By the Numbers

20.6% – The Rockets shot just seven of 34 from downtown tonight. Somehow, that was worse than the Sixers.

Quote of the Game

“We gotta go up there and get the cheese.” – Malik Rose. I will not provide the context for this quote.

Tweet of the Game

So…

And then…


So you heard it here first: JaKarr Sampson is anchovies.

Parting Shots

This game probably shouldn’t have been as close as it was. The Sixers gave the Rockets a ton of wide-open 3s, and Houston uncharacteristically didn’t take advantage. The Sixers undoubtedly played with more energy (perhaps in response to the 53-point blowout) and could get their first win soon if that continues. As for tonight, the basketball gods gave them a chance tonight. Of course, they couldn’t capitalize.

Nov 14 2014

Wake Me Up When This Season Ends

1. How much longer can you take this?

Goldwein: Games like last night’s? I mean, the basketball was presumably bad (I didn’t watch), but the reaction from the anti-tankers on Twitter was insufferable. The 2014-15 Sixers are a terrible team. Terrible teams lose the occasional 50-point game. It’ll get better.

Dimoff: Believe it or not, I’m actually enjoying this! The Sixers are hanging tough in basically every game they play (for at least three quarters), and and the last two contests against Toronto and Dallas were really the first two hard-to-watch games of the season thus far. As long as K.J. McDaniels and Nerlens Noel are making highlight-reel plays on a nightly basis and Tony Wroten isn’t making some incessantly stupid decisions, I’m all in on this season.

Smolen: 74 more games. Don’t get me wrong, I’ve actually enjoyed watching them this season (not counting the recent tire fires against Toronto and Dallas), and they can lose as many games as their heart desires, but at the end of this year, enough will be enough. I don’t expect them to be a playoff team next year, or any good really, but I will expect progress. I will expect more wins, more skill, more everything. All hail Hinkie, but if the tank motors its way into a third year, whew, that will be a tough pill to swallow.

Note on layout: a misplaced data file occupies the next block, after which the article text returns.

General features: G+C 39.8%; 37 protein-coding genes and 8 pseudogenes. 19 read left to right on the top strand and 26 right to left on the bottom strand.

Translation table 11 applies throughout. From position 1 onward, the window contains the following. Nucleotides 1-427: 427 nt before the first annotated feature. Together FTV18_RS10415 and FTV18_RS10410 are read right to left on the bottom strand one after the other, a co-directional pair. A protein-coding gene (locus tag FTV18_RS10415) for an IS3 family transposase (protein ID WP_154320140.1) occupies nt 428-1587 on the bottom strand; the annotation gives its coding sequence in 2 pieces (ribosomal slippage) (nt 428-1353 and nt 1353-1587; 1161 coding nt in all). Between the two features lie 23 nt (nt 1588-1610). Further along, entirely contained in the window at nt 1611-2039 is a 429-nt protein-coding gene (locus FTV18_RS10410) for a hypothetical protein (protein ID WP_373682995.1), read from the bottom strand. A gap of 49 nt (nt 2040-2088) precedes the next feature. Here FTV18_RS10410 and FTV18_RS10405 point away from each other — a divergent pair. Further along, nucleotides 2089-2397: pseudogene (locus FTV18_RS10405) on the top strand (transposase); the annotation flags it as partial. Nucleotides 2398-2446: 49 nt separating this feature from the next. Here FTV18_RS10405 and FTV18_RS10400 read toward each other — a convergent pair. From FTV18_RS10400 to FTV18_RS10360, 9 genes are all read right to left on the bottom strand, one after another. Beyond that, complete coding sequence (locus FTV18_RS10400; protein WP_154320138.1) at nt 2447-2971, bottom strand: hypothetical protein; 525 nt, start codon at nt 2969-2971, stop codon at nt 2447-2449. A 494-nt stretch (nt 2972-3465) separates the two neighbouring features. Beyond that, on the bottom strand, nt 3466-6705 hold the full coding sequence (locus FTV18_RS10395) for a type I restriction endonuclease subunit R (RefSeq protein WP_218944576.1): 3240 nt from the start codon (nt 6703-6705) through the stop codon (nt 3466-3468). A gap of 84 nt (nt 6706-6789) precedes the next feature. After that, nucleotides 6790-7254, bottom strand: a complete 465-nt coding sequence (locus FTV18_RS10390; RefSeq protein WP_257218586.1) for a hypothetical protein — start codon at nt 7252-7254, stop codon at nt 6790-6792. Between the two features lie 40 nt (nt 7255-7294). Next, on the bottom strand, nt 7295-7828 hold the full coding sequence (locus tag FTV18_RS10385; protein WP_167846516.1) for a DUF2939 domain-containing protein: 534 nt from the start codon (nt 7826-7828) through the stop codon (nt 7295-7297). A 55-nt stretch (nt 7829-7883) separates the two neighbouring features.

Nemcik:  It’s pretty bad when you’ve gotten to the point where you are used to watching bad basketball on a consistent basis. At the end of the day the real question should be how much longer the players can take it. We’re still early in the season, but the Toronto and Dallas games were ugly. Obviously this is a young team and Brett Brown is going to have to do a good job to keep it focused.

Clancy: Tonight was the first time I felt my seemingly impenetrable Sixers’ happiness shield begin to crack. I can’t ever recall being as irate as I was watching Dallas destroy them during my years watching the Sixers, especially in the Hinkie and Brown era. If the next 74 games are more like last week’s closely-contested defeats,  where McDaniels and Noel look like rising stars? I’ll definitely make it. Any more 50-point losses may send me to an asylum.

2. What is Robert Covington?

Eric Goldwein: A concept. He’s a “D-level” prospect with a chance to turn into say, the next Brandon Davies. He can shoot and allegedly do a few other things; that’s why he was the D-League ROY. But he’s also turning 24 in December, and hasn’t been particularly impressive against NBA competition. Though he probably won’t pan out, the Sixers are playing with house money. There’s 100 Robert Covingtons out there, and they’ll test run each one until they find a player.

Xylon Dimoff: He’s exactly what the Sixers need right now. He’s a typical “Hinkie prospect  that he has a huge wingspan (7-2) and can attack the basket. But more importantly, he can be used as a stretch-four and should really help the floor spacing on offense (he shot 37 percent from 3 in the D-League last season). He might be a bit of a tweener defensively as a guy who’s not quick enough to guard 3s and a bit too small to guard 4s, but he should be a nice fit alongside Nerlens Noel.